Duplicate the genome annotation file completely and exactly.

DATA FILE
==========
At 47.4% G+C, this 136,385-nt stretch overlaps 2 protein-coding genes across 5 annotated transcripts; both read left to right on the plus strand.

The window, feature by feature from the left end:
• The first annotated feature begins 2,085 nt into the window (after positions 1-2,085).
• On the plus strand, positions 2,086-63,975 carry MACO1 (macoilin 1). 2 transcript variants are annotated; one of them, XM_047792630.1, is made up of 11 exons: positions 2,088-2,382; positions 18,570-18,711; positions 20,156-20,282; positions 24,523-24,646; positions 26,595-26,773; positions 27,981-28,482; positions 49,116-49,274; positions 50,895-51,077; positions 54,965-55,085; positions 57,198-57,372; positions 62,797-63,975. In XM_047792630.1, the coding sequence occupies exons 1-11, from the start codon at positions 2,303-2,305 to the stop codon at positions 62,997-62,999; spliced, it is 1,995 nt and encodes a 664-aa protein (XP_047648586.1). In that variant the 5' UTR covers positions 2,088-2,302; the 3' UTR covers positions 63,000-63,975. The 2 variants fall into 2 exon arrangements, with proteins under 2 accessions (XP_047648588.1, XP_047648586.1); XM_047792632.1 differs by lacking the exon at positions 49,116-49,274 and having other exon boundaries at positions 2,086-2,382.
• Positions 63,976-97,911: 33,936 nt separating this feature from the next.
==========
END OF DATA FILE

At 47.4% G+C, this 136,385-nt stretch overlaps 2 protein-coding genes across 5 annotated transcripts; both read left to right on the plus strand.

The window, feature by feature from the left end:
• The first annotated feature begins 2,085 nt into the window (after positions 1-2,085).
• On the plus strand, positions 2,086-63,975 carry MACO1 (macoilin 1). 2 transcript variants are annotated; one of them, XM_047792630.1, is made up of 11 exons: positions 2,088-2,382; positions 18,570-18,711; positions 20,156-20,282; positions 24,523-24,646; positions 26,595-26,773; positions 27,981-28,482; positions 49,116-49,274; positions 50,895-51,077; positions 54,965-55,085; positions 57,198-57,372; positions 62,797-63,975. In XM_047792630.1, the coding sequence occupies exons 1-11, from the start codon at positions 2,303-2,305 to the stop codon at positions 62,997-62,999; spliced, it is 1,995 nt and encodes a 664-aa protein (XP_047648586.1). In that variant the 5' UTR covers positions 2,088-2,302; the 3' UTR covers positions 63,000-63,975. The 2 variants fall into 2 exon arrangements, with proteins under 2 accessions (XP_047648588.1, XP_047648586.1); XM_047792632.1 differs by lacking the exon at positions 49,116-49,274 and having other exon boundaries at positions 2,086-2,382.
• Positions 63,976-97,911: 33,936 nt separating this feature from the next.